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Obama leverages Congress' poor rating

Jan. 31, 2013 @ 12:00 AM

Timing is everything in politics and after four years in office, President Obama has become masterful at using it to his advantage.

In his inaugural address the president laid out a provocative strategy for implementing major change in our nation and apparently for making a course correction involving the social injustice inflicted upon middle-class Americans for years.

"For we have always understood that when times change, so must we..." the president said, thus describing the crux of the progressive movement.

Employing a strategy revealed by his former chief of staff, Rahm Emanuel, who said, "You never want a serious crisis to go to waste...," President Obama seems determined to ride America's current aversion of Congress down his path for change.

The tumultuous environment created by the Obama presidency makes way for followers of the progressive movement to begin executing their socialist stratagem upon the United States while the flames of discontentment with Congress are ablaze.

Auspiciously moved to the top of the list is gun control.

Acting in response to the horrific shooting rampage in Newtown, Conn., President Obama recently announced 23 executive actions addressing gun control, essentially bypassing a notably "dysfunctional" legislative branch of government.

"Where they won't act, I will," he said in October 2011 as part of a "We Can't Wait" campaign he launched 10 months after Republicans took over control of the U.S. House of Representatives.

Many accuse the president of exceeding his Constitutional authority, not only in the gun debate, but in other contentious issues. Since taking office, President Obama has utilized executive orders, policy directives, waivers and other presidential powers to bypass Congress on issues such as immigration, welfare and education.

The president appears to be systematically "testing the political waters" and powers afforded the executive branch via the Constitution, ultimately seeking to add policy-making power to president. Some believe he plans to leverage this augmented "progressive power" heavily in his second term in office.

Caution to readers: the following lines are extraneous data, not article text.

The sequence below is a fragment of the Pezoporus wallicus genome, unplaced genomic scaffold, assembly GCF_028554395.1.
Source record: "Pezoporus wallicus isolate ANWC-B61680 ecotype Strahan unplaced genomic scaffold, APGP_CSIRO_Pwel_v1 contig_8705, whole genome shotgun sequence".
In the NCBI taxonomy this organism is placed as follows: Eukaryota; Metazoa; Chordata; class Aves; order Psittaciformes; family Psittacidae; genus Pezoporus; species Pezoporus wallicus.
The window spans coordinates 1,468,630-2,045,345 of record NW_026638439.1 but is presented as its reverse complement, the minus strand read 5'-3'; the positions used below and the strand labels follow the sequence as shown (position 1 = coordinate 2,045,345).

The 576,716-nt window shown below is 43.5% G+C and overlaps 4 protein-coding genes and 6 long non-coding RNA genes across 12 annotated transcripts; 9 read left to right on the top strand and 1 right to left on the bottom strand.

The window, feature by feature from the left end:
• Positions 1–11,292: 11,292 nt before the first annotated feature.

Certainly, the recent negative view of Congress renders the president less likely to be chastised for his ostentatious pattern of leadership. Last year's 15 percent yearly average approval rating for Congress was the lowest in Gallup's 38-year history of asking the question.

I believe this president is comfortable with the political theater he has helped create and feels empowered to "double down" on his divisive tactics, including artful division of the seemingly "clueless" GOP in time to impact the 2014 midterm elections.

The truth is, our nation has never been more divided. Barack Obama's rhetoric of "unifying" the nation espoused during his first presidential campaign was noticeably missing in his second. And as the fabric of the Constitution becomes unwound, more and more citizens will be looking to the government for the answers.

Our country's motto, "United We Stand," has been popular since the time of the American Revolution and truly depicts the robustness of the unified American spirit.

But "standing united" doesn't appear to be part of Obama's plan to fundamentally change America.

More fitting might be "whoever's left standing."

Mark Caserta is a Cabell County resident and a regular contributor to The Herald-Dispatch editorial page.

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